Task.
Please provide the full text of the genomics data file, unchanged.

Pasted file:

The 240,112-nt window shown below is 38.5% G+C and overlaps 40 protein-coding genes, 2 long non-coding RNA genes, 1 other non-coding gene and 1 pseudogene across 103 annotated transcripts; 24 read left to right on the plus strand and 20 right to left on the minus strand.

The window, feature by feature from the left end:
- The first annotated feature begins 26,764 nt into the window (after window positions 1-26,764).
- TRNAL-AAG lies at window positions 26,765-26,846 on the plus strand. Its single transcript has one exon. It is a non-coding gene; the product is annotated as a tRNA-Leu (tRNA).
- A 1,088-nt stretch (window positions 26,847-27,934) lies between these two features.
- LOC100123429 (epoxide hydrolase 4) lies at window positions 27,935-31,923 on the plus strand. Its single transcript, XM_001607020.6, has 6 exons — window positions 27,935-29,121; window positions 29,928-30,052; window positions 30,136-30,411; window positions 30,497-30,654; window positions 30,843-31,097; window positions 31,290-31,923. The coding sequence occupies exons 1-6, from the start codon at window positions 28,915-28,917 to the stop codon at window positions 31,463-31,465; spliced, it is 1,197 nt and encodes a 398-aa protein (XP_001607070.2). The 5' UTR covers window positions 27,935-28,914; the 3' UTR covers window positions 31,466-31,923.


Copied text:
The 240,112-nt window shown below is 38.5% G+C and overlaps 40 protein-coding genes, 2 long non-coding RNA genes, 1 other non-coding gene and 1 pseudogene across 103 annotated transcripts; 24 read left to right on the plus strand and 20 right to left on the minus strand.

The window, feature by feature from the left end:
- The first annotated feature begins 26,764 nt into the window (after window positions 1-26,764).
- TRNAL-AAG lies at window positions 26,765-26,846 on the plus strand. Its single transcript has one exon. It is a non-coding gene; the product is annotated as a tRNA-Leu (tRNA).
- A 1,088-nt stretch (window positions 26,847-27,934) lies between these two features.
- LOC100123429 (epoxide hydrolase 4) lies at window positions 27,935-31,923 on the plus strand. Its single transcript, XM_001607020.6, has 6 exons — window positions 27,935-29,121; window positions 29,928-30,052; window positions 30,136-30,411; window positions 30,497-30,654; window positions 30,843-31,097; window positions 31,290-31,923. The coding sequence occupies exons 1-6, from the start codon at window positions 28,915-28,917 to the stop codon at window positions 31,463-31,465; spliced, it is 1,197 nt and encodes a 398-aa protein (XP_001607070.2). The 5' UTR covers window positions 27,935-28,914; the 3' UTR covers window positions 31,466-31,923.